That's not to say he doesn't have any conflicting feelings or trouble with adjusting to his new worldview, but as far as Islam is concerned, I think that man is long gone.
  • What is an Agnostic Muslim?
     Reply #23 - April 08, 2015, 12:19 AM

    I feel you Hasan. Although I will trade blows with a Christian a part of the religion still has an impression on me. Easter is a good example of this. I watched a number of movies about Easter over the weekend; King of Kings, Ben Hur, Passion of the Christ, Killing Jesus. I can identify with Jesus' message covering how we should treat others and help others if we are able to do so. Although I no longer need to identify as a Christian I once did for my sake and those of my family, I understand what they believe and why. One set of my grandparents were devout Christians and good people regardless of what flaws I could point out now. They were at a stage of their lives that discussing religion as an opponent to their views would have never changed their opinion and just produced ill feelings between us. So I went through all the motions to maintain harmony. If I had to label myself I would be an agnostic-atheist, I lack the knowledge to prove/disprove God but I see no reason to believe in one.
  • What is an Agnostic Muslim?
     Reply #24 - April 08, 2015, 08:58 AM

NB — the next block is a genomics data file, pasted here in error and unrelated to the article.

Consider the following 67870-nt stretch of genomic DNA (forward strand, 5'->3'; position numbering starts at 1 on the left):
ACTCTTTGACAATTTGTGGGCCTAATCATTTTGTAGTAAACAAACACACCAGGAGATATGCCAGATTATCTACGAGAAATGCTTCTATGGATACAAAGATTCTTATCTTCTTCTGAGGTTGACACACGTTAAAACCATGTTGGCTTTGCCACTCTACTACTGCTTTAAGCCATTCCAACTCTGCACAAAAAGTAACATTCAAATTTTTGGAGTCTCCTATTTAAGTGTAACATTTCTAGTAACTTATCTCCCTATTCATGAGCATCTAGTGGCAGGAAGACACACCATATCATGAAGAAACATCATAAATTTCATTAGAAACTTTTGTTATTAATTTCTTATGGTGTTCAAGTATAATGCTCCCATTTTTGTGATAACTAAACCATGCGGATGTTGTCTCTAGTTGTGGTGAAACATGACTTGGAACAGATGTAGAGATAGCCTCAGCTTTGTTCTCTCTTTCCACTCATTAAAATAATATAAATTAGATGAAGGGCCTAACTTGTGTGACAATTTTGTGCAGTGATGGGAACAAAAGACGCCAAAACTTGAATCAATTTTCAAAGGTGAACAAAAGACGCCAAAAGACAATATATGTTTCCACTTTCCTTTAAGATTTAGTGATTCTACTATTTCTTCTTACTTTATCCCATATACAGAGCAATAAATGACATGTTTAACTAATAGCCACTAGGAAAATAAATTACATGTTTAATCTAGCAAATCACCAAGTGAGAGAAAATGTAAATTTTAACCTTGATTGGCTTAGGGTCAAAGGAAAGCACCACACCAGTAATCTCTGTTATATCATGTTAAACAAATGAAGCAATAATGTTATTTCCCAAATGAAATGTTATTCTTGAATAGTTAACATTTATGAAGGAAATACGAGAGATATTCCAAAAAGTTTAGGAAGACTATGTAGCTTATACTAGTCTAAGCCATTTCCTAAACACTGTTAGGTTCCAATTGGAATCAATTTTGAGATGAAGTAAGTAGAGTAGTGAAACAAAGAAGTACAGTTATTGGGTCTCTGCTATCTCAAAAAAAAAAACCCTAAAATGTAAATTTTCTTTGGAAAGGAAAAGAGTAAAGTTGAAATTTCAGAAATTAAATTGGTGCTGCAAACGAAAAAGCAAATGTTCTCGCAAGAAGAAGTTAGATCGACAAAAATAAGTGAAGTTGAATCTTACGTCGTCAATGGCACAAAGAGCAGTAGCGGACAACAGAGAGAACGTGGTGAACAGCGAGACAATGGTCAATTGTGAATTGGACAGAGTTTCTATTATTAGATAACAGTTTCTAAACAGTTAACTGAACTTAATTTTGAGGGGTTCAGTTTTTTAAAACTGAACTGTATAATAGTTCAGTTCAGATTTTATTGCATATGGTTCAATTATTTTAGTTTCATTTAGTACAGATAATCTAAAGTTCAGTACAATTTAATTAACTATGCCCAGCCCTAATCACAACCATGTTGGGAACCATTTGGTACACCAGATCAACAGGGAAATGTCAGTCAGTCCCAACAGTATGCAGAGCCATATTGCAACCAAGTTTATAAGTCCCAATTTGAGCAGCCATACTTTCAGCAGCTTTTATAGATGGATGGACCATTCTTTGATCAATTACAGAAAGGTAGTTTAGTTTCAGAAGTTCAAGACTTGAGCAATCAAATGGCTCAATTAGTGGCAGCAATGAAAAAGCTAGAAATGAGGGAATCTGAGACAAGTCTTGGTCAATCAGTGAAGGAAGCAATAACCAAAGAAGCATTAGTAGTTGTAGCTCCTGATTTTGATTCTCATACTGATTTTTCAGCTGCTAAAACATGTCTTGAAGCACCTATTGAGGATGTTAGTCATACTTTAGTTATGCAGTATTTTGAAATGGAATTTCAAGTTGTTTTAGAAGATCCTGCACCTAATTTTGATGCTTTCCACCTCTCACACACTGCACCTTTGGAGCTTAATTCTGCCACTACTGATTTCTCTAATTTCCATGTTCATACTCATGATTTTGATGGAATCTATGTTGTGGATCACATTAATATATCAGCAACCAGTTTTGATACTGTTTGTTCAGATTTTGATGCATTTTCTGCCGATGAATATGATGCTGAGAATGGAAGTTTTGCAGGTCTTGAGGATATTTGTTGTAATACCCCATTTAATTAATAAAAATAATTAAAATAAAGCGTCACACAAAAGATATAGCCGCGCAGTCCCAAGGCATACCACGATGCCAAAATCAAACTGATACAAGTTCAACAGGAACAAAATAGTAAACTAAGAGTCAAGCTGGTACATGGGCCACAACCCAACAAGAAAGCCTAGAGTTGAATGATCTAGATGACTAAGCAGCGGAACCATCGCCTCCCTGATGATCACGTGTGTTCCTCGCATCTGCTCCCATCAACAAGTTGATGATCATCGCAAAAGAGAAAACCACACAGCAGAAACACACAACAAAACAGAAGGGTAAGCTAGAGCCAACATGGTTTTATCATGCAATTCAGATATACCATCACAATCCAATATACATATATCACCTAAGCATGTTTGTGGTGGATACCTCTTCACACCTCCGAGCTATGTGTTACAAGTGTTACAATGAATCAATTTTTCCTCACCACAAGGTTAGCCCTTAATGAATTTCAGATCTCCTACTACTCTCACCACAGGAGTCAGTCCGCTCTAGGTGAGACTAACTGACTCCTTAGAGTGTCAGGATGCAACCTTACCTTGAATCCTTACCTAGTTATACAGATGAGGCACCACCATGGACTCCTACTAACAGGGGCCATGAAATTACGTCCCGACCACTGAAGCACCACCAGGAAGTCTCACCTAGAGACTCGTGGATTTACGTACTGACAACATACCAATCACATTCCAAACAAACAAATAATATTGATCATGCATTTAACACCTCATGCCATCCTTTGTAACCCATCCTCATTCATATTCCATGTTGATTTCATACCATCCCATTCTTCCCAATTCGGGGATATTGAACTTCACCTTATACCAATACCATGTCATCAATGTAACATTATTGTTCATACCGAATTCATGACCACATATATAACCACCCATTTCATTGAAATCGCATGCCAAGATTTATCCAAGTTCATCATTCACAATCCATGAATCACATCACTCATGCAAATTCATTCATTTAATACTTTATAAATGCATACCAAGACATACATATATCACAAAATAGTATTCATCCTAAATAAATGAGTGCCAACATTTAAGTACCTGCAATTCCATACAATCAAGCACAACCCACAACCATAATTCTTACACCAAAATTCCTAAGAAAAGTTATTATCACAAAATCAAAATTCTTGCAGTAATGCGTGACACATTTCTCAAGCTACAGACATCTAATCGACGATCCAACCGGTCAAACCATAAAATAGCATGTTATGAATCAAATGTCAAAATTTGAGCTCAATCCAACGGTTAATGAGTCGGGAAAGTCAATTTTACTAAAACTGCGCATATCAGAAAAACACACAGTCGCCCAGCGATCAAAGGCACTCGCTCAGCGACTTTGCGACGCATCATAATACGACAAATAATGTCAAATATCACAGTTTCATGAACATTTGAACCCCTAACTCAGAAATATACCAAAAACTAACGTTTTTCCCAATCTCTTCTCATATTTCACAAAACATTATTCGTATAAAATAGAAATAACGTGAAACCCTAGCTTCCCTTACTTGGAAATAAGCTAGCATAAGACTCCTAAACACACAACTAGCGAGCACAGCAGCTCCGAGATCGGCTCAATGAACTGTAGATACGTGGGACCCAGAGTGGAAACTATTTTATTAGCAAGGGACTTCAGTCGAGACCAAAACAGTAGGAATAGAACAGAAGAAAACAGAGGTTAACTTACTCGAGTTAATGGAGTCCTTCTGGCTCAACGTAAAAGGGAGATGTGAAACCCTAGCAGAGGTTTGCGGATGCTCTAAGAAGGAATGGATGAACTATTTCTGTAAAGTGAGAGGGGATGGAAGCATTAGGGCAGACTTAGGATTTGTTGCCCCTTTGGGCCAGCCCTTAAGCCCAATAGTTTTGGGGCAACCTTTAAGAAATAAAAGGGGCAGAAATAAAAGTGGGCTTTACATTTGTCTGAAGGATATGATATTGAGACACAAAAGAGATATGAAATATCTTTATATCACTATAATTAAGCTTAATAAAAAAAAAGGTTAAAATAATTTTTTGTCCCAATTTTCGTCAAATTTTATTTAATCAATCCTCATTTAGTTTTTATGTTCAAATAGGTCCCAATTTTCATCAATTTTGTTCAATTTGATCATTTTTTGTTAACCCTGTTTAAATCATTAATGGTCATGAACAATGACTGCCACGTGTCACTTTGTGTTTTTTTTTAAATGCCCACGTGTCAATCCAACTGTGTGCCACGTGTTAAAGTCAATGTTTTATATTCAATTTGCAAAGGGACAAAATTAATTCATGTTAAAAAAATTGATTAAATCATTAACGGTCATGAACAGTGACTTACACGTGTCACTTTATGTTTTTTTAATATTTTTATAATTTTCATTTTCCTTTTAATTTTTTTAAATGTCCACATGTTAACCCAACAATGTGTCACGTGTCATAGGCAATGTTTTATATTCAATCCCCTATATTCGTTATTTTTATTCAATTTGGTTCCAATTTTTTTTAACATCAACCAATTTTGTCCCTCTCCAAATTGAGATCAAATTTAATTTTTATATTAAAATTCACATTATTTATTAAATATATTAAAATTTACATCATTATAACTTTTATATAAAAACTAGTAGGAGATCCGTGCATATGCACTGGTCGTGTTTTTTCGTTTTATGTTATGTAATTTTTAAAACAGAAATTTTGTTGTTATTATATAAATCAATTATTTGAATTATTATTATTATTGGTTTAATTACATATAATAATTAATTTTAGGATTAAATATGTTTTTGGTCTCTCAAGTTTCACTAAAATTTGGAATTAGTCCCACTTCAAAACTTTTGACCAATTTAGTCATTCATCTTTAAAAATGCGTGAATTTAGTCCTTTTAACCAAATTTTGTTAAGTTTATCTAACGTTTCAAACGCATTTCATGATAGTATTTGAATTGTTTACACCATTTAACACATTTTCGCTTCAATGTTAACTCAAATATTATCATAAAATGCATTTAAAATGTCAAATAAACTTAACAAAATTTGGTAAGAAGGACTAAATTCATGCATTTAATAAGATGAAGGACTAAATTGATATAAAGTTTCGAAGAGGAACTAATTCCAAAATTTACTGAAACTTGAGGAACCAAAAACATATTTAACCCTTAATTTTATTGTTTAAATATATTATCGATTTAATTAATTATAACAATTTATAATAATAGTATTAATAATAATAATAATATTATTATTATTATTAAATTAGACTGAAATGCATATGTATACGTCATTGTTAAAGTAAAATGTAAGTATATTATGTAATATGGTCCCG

Thanks asbie, laico and bogart.  far away hug

    Saif also said I should use Cultural Muslim but that never sat well with me. As Allat said, what is Muslim culture? Besides I am probably more culturally English. (Whatever English Culture is). It is islam the religion itself rather than any particular Muslim culture (of which there are many different ones) that had the greatest impact on me.

    So I prefer Agnostic Muslim.

    I even like the ambiguity of it Smiley

    Hell is an absurd & wicked fiction. You're not a bad person for rejecting something that's cruel, irrational, unjust & lacks evidence. You have nothing to fear. Nothing to feel ashamed about. Enjoy your life. Do the best you can. Make yourself & others happy.
  • What is an Agnostic Muslim?
     Reply #25 - April 08, 2015, 09:05 AM

    At the same time I believe it is impossible to prove or disprove the existence of God and while I consider the Qur'an a remarkable work with a great deal of wisdom, I do not believe it is the infallible word of God, but a fallible human work. I strongly believe all "Holy" texts must be subject to human reason and not the other way around.


    This...and dare I say that Muhammad, mythological or otherwise, is a fascinating and at times inspiring figure. Especially the early aspects of his life. Take away the idea that he is the perfect human being and I have a lot of respect for what he tried to achieve.